Merry Christmas everyone! It’s December which means I can officially talk about Christmas without annoying anyone (disregard my last blog post done in November…whoops). I have recently started an internship which I absolutely love and which has also kept me unbelievably busy seeing as a lot of their fundraising is centered around Christmas.
Drawing on this experience, I’ve decided to share some of the tips I’ve learned about how to make your event as successful as possible. So in no particular order let’s get started!
Excel was a godsend for me when it came to managing the actions already carried out by the fundraising team. It was a great way to make sure businesses weren’t contacted twice (unprofessional or what) and also perfect for clearly showing what still had to be done within the team. As long as you have one document with a list of what has to be done, with what has been completed and what has still to be completed clearly marked to share with your team, you can’t go too far wrong.
It can also be a quick way of updating someone who maybe was off the day before, on what the immediate situation is.
Keep it simple. Maybe make a colour code for certain rows e.g green rows are the activities completed, red still have to be and yellow are ongoing or pending developments.
When possible, use a phone call
I know that I sound really old-fashioned here but I’m a great fan of just a simple call when contacting businesses for support. Maybe you’d love them to provide donations or prizes for your event. Maybe you just want their help in spreading the word. A lot of people would say “Just drop them an email.” Emails are faster. Emails can be a great way of sending extra information on your event like a leaflet or pictures. Emails are also impersonal, easy for them to ignore and impossible for you to track. A phone-call can be a great way of getting an immediate response from your chosen contact. It is seen as more personal and if you are dealing with a local business, can be a great way to develop a strong foundation for a mutually beneficial relationship in the future. ALWAYS get a name, and then you’ll know who to ask for in the case of organising their involvement.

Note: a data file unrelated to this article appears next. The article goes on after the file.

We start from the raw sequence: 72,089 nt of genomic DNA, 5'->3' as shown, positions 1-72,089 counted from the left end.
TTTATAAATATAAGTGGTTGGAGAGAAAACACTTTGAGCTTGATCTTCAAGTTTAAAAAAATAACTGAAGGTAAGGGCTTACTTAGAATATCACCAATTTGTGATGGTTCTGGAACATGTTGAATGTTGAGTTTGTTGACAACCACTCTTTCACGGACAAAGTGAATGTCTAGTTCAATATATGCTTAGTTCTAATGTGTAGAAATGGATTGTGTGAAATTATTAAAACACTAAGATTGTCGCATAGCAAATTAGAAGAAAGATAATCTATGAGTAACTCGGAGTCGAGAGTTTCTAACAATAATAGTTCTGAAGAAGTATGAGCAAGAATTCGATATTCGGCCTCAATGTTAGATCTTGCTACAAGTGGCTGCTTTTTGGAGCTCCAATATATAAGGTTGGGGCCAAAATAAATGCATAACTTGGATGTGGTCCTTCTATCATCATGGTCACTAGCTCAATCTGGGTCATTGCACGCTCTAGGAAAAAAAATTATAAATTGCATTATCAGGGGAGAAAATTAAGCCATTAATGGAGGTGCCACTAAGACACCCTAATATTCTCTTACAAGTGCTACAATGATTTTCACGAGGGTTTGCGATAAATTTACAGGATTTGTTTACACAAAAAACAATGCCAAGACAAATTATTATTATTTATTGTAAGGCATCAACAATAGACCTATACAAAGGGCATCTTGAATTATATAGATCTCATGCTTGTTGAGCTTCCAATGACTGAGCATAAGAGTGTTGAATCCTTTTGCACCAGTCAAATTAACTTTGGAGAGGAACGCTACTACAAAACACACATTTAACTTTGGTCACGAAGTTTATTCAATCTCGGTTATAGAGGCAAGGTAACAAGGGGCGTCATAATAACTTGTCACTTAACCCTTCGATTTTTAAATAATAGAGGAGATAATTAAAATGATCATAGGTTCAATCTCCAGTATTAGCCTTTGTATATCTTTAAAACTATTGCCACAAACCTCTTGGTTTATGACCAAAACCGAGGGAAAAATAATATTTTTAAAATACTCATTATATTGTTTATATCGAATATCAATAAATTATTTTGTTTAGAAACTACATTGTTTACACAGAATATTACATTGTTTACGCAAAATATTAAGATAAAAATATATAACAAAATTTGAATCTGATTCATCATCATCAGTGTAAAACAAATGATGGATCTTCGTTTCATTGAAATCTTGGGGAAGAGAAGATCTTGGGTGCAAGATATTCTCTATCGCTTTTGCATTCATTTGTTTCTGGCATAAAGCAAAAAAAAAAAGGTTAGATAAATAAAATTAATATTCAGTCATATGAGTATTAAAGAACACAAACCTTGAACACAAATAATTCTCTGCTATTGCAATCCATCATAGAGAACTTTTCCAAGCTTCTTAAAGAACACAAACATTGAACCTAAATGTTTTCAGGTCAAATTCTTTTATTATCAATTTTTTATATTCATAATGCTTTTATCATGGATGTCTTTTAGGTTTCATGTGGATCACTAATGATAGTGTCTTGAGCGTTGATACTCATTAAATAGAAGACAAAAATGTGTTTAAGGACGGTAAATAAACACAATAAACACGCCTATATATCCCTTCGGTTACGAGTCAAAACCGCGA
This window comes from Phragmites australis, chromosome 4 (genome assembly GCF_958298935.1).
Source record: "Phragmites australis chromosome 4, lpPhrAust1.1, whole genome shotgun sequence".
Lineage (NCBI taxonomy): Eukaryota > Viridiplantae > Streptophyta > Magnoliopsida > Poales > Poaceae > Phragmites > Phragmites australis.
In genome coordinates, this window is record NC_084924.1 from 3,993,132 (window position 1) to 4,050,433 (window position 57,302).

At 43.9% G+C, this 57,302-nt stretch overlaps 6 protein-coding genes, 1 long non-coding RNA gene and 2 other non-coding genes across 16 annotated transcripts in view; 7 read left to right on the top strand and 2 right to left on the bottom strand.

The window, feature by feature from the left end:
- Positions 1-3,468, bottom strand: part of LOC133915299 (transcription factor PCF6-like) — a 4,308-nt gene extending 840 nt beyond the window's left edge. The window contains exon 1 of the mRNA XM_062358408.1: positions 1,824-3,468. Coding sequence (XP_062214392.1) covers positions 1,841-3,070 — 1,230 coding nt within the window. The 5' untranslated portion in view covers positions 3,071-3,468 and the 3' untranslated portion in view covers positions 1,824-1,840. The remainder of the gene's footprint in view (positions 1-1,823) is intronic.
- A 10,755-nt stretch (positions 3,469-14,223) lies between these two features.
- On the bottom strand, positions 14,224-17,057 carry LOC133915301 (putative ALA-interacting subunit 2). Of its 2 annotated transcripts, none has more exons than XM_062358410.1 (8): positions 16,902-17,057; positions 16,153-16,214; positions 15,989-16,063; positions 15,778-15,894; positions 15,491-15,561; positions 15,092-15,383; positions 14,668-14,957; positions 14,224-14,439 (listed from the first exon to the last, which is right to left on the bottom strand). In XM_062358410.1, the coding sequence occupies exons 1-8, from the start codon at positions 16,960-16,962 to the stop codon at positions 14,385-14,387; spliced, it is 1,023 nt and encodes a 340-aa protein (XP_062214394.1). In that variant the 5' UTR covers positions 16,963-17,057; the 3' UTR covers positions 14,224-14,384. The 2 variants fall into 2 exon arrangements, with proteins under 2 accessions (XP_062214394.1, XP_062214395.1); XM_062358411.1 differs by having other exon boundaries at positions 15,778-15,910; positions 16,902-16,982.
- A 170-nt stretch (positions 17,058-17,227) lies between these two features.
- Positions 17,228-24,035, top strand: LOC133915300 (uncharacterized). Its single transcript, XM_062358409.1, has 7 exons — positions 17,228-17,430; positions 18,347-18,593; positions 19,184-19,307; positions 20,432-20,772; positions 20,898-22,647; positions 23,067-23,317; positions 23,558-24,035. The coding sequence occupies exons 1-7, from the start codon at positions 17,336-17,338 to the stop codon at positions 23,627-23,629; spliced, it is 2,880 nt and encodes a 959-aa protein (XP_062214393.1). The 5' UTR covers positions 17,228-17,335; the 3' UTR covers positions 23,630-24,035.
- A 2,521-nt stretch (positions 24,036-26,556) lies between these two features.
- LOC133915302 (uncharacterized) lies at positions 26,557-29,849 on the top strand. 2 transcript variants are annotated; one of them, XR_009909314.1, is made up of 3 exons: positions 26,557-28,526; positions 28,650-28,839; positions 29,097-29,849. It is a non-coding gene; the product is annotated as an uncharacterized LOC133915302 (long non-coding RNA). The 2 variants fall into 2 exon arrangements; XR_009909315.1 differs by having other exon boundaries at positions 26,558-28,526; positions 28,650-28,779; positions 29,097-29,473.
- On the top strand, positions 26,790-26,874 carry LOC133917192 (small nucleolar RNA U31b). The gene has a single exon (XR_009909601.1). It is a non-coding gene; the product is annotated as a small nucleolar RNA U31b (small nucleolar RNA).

Make use of the other teams as much as you can
Even if you’re only working within a small fundraising team of three or four people don’t ignore the rest of the organisation. It can be easy to be stuck in your little bubble of events planners all working in blissful harmony (apart from the pre-event panic of course) but don’t discount the experience of others. In my case one of the volunteer managers actually had contacts with a local café who catered for her recent volunteer dinner and happened to know they were looking for an opportunity to get more involved with charity. We contacted them and got two prizes to use for our event!
It will come together
And last but not least DO NOT PANIC. I know that a few days before the event it can seem like there’s still so much to do and not enough hands or time or patience or anything. Staring at an excel spreadsheet and seeing all reds (downside of the colour code) can make you want to give up. Just take a few deep breaths and think “What can I do and mark off this list right now?” Focus on what you can fix and do it bit by bit and on the day you’ll laugh at yourself and think what was I ever worried about!
Chloe Peoples is a 2nd year CAM student at Ulster University. She can be contacted on Twitter @ChloePeeps or on LinkedIn at http://www.linkedin.com/in/chloe-peoples